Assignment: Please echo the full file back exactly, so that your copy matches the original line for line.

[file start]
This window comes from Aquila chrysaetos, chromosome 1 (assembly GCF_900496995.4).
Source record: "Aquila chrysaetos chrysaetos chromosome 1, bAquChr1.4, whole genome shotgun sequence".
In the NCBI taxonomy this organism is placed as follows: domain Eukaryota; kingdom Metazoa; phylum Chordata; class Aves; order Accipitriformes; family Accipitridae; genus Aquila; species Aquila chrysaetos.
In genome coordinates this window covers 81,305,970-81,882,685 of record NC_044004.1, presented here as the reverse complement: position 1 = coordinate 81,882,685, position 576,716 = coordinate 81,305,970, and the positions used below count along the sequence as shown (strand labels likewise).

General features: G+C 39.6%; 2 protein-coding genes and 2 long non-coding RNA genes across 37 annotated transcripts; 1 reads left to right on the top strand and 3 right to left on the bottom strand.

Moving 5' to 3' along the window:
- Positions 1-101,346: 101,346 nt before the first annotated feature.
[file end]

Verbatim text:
This window comes from Aquila chrysaetos, chromosome 1 (assembly GCF_900496995.4).
Source record: "Aquila chrysaetos chrysaetos chromosome 1, bAquChr1.4, whole genome shotgun sequence".
In the NCBI taxonomy this organism is placed as follows: domain Eukaryota; kingdom Metazoa; phylum Chordata; class Aves; order Accipitriformes; family Accipitridae; genus Aquila; species Aquila chrysaetos.
In genome coordinates this window covers 81,305,970-81,882,685 of record NC_044004.1, presented here as the reverse complement: position 1 = coordinate 81,882,685, position 576,716 = coordinate 81,305,970, and the positions used below count along the sequence as shown (strand labels likewise).

General features: G+C 39.6%; 2 protein-coding genes and 2 long non-coding RNA genes across 37 annotated transcripts; 1 reads left to right on the top strand and 3 right to left on the bottom strand.

Moving 5' to 3' along the window:
- Positions 1-101,346: 101,346 nt before the first annotated feature.